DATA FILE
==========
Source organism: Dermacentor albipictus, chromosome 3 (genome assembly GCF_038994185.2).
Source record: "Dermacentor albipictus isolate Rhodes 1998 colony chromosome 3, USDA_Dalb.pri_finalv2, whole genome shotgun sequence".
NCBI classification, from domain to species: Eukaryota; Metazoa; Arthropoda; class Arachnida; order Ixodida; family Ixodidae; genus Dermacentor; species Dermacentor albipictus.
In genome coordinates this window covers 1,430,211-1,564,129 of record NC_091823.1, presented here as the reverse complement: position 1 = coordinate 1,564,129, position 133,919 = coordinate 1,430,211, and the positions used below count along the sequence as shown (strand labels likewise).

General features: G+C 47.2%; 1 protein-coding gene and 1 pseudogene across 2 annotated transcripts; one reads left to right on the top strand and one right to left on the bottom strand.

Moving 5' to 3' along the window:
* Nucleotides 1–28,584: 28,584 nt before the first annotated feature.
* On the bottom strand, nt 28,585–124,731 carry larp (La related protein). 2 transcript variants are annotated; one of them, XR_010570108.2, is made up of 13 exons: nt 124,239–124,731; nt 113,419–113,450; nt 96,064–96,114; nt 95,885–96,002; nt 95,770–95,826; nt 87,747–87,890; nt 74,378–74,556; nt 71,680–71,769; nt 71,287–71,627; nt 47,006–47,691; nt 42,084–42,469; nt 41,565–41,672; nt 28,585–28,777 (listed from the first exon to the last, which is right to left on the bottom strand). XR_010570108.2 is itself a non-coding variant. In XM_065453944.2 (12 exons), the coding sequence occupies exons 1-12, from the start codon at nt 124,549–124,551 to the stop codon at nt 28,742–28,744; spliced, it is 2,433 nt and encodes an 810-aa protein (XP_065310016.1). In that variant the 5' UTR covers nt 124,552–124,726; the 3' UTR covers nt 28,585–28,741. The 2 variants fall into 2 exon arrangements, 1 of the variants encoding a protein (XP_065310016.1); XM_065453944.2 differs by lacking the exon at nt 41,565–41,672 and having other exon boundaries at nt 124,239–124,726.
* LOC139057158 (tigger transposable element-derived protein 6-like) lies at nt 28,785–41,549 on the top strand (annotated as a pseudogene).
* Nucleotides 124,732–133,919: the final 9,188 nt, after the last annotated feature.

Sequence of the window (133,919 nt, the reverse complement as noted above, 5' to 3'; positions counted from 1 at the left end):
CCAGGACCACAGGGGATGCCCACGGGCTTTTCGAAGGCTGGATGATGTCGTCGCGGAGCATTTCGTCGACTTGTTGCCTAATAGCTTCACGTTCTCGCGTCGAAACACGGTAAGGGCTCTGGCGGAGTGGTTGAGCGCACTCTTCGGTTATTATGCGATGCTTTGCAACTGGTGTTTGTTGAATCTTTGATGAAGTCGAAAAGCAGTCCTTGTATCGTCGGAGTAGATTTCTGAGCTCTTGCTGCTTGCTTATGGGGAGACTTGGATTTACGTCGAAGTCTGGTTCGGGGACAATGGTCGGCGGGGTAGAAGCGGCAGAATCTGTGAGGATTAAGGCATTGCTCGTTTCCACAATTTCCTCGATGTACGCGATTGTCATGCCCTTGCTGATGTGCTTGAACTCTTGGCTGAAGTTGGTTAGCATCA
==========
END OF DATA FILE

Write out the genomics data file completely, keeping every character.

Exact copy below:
Source organism: Dermacentor albipictus, chromosome 3 (genome assembly GCF_038994185.2).
Source record: "Dermacentor albipictus isolate Rhodes 1998 colony chromosome 3, USDA_Dalb.pri_finalv2, whole genome shotgun sequence".
NCBI classification, from domain to species: Eukaryota; Metazoa; Arthropoda; class Arachnida; order Ixodida; family Ixodidae; genus Dermacentor; species Dermacentor albipictus.
In genome coordinates this window covers 1,430,211-1,564,129 of record NC_091823.1, presented here as the reverse complement: position 1 = coordinate 1,564,129, position 133,919 = coordinate 1,430,211, and the positions used below count along the sequence as shown (strand labels likewise).

General features: G+C 47.2%; 1 protein-coding gene and 1 pseudogene across 2 annotated transcripts; one reads left to right on the top strand and one right to left on the bottom strand.

Moving 5' to 3' along the window:
* Nucleotides 1–28,584: 28,584 nt before the first annotated feature.
* On the bottom strand, nt 28,585–124,731 carry larp (La related protein). 2 transcript variants are annotated; one of them, XR_010570108.2, is made up of 13 exons: nt 124,239–124,731; nt 113,419–113,450; nt 96,064–96,114; nt 95,885–96,002; nt 95,770–95,826; nt 87,747–87,890; nt 74,378–74,556; nt 71,680–71,769; nt 71,287–71,627; nt 47,006–47,691; nt 42,084–42,469; nt 41,565–41,672; nt 28,585–28,777 (listed from the first exon to the last, which is right to left on the bottom strand). XR_010570108.2 is itself a non-coding variant. In XM_065453944.2 (12 exons), the coding sequence occupies exons 1-12, from the start codon at nt 124,549–124,551 to the stop codon at nt 28,742–28,744; spliced, it is 2,433 nt and encodes an 810-aa protein (XP_065310016.1). In that variant the 5' UTR covers nt 124,552–124,726; the 3' UTR covers nt 28,585–28,741. The 2 variants fall into 2 exon arrangements, 1 of the variants encoding a protein (XP_065310016.1); XM_065453944.2 differs by lacking the exon at nt 41,565–41,672 and having other exon boundaries at nt 124,239–124,726.
* LOC139057158 (tigger transposable element-derived protein 6-like) lies at nt 28,785–41,549 on the top strand (annotated as a pseudogene).
* Nucleotides 124,732–133,919: the final 9,188 nt, after the last annotated feature.

Sequence of the window (133,919 nt, the reverse complement as noted above, 5' to 3'; positions counted from 1 at the left end):
CCAGGACCACAGGGGATGCCCACGGGCTTTTCGAAGGCTGGATGATGTCGTCGCGGAGCATTTCGTCGACTTGTTGCCTAATAGCTTCACGTTCTCGCGTCGAAACACGGTAAGGGCTCTGGCGGAGTGGTTGAGCGCACTCTTCGGTTATTATGCGATGCTTTGCAACTGGTGTTTGTTGAATCTTTGATGAAGTCGAAAAGCAGTCCTTGTATCGTCGGAGTAGATTTCTGAGCTCTTGCTGCTTGCTTATGGGGAGACTTGGATTTACGTCGAAGTCTGGTTCGGGGACAATGGTCGGCGGGGTAGAAGCGGCAGAATCTGTGAGGATTAAGGCATTGCTCGTTTCCACAATTTCCTCGATGTACGCGATTGTCATGCCCTTGCTGATGTGCTTGAACTCTTGGCTGAAGTTGGTTAGCATCA